The problem with this too-small hook gap is that this condition doesn't allow the worm to compress and move out of the way on the hook set... the worm fills the hook gap, instead. 

This means you set the hook, but the point can't push free to stick into the fish's bony jawbone. The fish has a mouthful of soft, chewy worm, but you end up snatching the thing from his mouth - that's it.
After three times, I got the idea.

NOTE: EWG and offset worm hooks from here out.
As Mike Head would say..." If it aint broke, don't fix it."

********************************************

I've found that 4 lb soft mono is not a good choice for this work of catching small pond bass. It is thin, so it doesn't have much water resistance. But its a little too light and wispy and sometimes gets into trouble with spooling casting these relatively weightless baits. I'm gonna switch it to a 6 lb mono, and add a fluoro leader.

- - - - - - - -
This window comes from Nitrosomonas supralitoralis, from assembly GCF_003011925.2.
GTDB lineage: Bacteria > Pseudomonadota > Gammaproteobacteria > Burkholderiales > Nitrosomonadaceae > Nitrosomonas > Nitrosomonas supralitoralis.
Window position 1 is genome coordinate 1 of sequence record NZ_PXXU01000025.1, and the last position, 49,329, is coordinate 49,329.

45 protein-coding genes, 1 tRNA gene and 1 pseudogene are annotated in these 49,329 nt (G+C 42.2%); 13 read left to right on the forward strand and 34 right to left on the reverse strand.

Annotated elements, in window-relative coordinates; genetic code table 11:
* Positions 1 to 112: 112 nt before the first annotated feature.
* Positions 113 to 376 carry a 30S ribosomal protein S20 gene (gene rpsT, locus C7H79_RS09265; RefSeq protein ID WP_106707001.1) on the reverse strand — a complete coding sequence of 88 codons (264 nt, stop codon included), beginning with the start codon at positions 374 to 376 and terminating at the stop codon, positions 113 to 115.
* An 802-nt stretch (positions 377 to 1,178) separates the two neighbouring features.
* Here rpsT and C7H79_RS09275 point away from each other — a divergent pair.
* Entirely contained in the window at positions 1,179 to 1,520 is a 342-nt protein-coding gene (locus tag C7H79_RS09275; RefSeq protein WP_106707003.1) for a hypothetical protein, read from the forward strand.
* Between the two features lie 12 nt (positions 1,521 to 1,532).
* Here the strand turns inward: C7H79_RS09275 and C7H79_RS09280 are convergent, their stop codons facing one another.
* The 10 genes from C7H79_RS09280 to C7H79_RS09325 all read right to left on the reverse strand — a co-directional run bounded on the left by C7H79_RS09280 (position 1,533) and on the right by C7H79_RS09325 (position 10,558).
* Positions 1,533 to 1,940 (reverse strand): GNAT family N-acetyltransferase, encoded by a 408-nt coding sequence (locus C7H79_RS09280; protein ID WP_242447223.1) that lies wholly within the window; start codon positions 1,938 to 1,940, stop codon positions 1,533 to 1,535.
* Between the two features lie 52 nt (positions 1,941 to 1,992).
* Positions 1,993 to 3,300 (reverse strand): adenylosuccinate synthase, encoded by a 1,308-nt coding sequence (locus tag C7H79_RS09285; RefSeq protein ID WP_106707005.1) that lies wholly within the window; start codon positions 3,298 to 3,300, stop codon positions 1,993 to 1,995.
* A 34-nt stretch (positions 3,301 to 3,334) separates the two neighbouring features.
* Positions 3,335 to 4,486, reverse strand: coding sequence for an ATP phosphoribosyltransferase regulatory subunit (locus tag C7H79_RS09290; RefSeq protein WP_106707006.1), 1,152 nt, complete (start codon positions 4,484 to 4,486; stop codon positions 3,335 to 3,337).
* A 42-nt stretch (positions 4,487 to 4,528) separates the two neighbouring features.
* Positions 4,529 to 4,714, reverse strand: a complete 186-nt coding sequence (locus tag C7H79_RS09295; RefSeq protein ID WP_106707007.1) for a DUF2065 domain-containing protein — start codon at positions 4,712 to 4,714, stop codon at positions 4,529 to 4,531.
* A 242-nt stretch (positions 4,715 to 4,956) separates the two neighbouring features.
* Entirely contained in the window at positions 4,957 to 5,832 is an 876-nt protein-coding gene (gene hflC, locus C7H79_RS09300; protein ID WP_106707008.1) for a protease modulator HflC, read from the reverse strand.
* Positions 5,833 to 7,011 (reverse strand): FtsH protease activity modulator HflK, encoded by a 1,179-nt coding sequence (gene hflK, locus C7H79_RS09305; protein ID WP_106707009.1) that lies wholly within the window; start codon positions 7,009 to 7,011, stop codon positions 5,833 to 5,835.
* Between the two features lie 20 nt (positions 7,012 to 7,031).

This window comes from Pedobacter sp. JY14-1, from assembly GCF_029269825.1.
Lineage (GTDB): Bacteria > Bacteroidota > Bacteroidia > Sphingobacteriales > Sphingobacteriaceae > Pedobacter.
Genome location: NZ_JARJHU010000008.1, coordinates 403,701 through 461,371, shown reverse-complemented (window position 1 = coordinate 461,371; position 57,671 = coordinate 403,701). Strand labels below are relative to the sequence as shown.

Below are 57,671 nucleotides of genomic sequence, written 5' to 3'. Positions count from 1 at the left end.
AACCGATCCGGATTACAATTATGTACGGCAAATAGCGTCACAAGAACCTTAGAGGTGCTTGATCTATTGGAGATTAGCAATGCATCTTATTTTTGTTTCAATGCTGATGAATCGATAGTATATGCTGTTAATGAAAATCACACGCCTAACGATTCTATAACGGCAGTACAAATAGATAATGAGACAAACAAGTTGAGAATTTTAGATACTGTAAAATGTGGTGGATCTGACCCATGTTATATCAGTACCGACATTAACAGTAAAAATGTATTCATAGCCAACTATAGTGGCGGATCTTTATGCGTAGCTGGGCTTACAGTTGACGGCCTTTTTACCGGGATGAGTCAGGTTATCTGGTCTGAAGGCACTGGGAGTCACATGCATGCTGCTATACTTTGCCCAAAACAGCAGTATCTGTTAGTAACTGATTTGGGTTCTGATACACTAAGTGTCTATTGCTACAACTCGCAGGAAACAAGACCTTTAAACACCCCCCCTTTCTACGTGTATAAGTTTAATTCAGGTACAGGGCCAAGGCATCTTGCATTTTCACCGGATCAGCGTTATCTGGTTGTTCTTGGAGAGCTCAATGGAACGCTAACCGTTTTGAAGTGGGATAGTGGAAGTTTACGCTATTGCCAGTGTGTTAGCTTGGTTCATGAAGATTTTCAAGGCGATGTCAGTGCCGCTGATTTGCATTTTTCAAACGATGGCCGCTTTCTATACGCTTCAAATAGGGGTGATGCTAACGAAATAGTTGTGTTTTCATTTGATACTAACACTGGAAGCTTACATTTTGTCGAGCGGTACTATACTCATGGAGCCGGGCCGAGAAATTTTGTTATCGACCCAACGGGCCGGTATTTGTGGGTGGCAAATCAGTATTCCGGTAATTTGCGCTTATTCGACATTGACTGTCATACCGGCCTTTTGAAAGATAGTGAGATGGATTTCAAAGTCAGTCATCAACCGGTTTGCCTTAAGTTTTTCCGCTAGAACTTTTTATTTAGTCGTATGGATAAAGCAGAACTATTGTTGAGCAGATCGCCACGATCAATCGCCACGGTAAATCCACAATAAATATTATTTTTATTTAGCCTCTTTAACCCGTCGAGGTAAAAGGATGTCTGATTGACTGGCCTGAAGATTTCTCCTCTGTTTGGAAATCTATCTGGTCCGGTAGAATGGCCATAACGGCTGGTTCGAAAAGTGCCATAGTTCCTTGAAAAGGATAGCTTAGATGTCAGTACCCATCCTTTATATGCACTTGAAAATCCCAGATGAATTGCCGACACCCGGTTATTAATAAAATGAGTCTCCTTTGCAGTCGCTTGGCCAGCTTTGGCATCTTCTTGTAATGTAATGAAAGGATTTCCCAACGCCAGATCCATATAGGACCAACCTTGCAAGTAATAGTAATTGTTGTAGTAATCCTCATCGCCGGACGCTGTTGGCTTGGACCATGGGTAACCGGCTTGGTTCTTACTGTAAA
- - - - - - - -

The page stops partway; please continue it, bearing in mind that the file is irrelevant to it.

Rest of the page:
**********************************************

I got bit on nearly every cast, though....until about 10AM.
Then I had to work in fan cast style, and quarter-section the drop-off in 45 degree angles.
But, such a change from the day before. What a difference 24 hours makes.

We have a few more days of rainy conditions and mild temps this week, and a clearing session on Saturday. With luck, late Saturday and Sunday will be another good opportunity.







Tight Lines,

David
Don't forget to subscribe, comment, and visit us at Palmetto Fly N Fish

Palmetto Fly N Fish, ©2018

Sunday, December 23, 2018

Water Up, The Angler Is Revealed

Water Up, The Angler Is Revealed

Dec 23, 2018


Location: Kelly Ane Williamason Pond, aka "Fly Lab II"
Conditions: Bright, high skies, sunny
Wind: light, WNW
Temperature -  
Air: 50's
Water: Cold 

Tackle: 
  • 7' Shakespeare "Wild Series" light spinning rod 
  • 2500 size, 1 bearing, South Bend reel
(One bearing? What the heck is that?)
  • 6# test Mr.Crappie, "Camo" monfilament